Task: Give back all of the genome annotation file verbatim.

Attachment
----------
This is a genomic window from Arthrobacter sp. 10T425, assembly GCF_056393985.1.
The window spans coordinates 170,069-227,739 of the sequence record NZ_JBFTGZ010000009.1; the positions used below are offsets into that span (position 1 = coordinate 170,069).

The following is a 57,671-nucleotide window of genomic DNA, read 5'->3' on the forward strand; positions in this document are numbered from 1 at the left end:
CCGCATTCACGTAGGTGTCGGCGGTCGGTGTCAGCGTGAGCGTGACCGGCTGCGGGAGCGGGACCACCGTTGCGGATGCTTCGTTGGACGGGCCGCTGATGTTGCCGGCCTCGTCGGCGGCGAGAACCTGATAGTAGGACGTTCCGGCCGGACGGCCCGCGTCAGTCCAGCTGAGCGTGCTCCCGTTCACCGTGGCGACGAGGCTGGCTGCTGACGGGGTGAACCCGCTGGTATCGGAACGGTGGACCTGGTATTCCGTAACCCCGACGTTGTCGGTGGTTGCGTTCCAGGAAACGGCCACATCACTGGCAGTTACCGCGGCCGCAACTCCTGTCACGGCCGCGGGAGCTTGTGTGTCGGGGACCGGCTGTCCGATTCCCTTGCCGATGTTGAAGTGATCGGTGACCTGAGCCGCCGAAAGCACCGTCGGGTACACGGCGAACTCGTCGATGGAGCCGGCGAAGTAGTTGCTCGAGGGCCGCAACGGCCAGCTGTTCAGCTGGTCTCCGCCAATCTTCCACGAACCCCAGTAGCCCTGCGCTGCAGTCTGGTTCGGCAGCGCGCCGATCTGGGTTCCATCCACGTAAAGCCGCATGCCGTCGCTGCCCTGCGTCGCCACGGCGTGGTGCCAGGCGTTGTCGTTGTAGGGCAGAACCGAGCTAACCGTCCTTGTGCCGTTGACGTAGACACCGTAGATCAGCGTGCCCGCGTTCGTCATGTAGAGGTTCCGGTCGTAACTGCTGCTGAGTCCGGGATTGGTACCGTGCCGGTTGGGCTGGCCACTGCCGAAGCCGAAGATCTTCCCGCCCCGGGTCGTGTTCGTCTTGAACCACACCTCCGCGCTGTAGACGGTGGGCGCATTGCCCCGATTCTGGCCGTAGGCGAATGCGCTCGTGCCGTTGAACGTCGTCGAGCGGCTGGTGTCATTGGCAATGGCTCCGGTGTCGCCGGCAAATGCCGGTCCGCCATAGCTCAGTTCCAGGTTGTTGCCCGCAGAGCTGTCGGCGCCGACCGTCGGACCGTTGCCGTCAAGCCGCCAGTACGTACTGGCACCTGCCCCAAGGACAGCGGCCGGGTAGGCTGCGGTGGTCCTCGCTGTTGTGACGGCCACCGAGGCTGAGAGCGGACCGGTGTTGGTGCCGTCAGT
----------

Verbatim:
This is a genomic window from Arthrobacter sp. 10T425, assembly GCF_056393985.1.
The window spans coordinates 170,069-227,739 of the sequence record NZ_JBFTGZ010000009.1; the positions used below are offsets into that span (position 1 = coordinate 170,069).

The following is a 57,671-nucleotide window of genomic DNA, read 5'->3' on the forward strand; positions in this document are numbered from 1 at the left end:
CCGCATTCACGTAGGTGTCGGCGGTCGGTGTCAGCGTGAGCGTGACCGGCTGCGGGAGCGGGACCACCGTTGCGGATGCTTCGTTGGACGGGCCGCTGATGTTGCCGGCCTCGTCGGCGGCGAGAACCTGATAGTAGGACGTTCCGGCCGGACGGCCCGCGTCAGTCCAGCTGAGCGTGCTCCCGTTCACCGTGGCGACGAGGCTGGCTGCTGACGGGGTGAACCCGCTGGTATCGGAACGGTGGACCTGGTATTCCGTAACCCCGACGTTGTCGGTGGTTGCGTTCCAGGAAACGGCCACATCACTGGCAGTTACCGCGGCCGCAACTCCTGTCACGGCCGCGGGAGCTTGTGTGTCGGGGACCGGCTGTCCGATTCCCTTGCCGATGTTGAAGTGATCGGTGACCTGAGCCGCCGAAAGCACCGTCGGGTACACGGCGAACTCGTCGATGGAGCCGGCGAAGTAGTTGCTCGAGGGCCGCAACGGCCAGCTGTTCAGCTGGTCTCCGCCAATCTTCCACGAACCCCAGTAGCCCTGCGCTGCAGTCTGGTTCGGCAGCGCGCCGATCTGGGTTCCATCCACGTAAAGCCGCATGCCGTCGCTGCCCTGCGTCGCCACGGCGTGGTGCCAGGCGTTGTCGTTGTAGGGCAGAACCGAGCTAACCGTCCTTGTGCCGTTGACGTAGACACCGTAGATCAGCGTGCCCGCGTTCGTCATGTAGAGGTTCCGGTCGTAACTGCTGCTGAGTCCGGGATTGGTACCGTGCCGGTTGGGCTGGCCACTGCCGAAGCCGAAGATCTTCCCGCCCCGGGTCGTGTTCGTCTTGAACCACACCTCCGCGCTGTAGACGGTGGGCGCATTGCCCCGATTCTGGCCGTAGGCGAATGCGCTCGTGCCGTTGAACGTCGTCGAGCGGCTGGTGTCATTGGCAATGGCTCCGGTGTCGCCGGCAAATGCCGGTCCGCCATAGCTCAGTTCCAGGTTGTTGCCCGCAGAGCTGTCGGCGCCGACCGTCGGACCGTTGCCGTCAAGCCGCCAGTACGTACTGGCACCTGCCCCAAGGACAGCGGCCGGGTAGGCTGCGGTGGTCCTCGCTGTTGTGACGGCCACCGAGGCTGAGAGCGGACCGGTGTTGGTGCCGTCAGT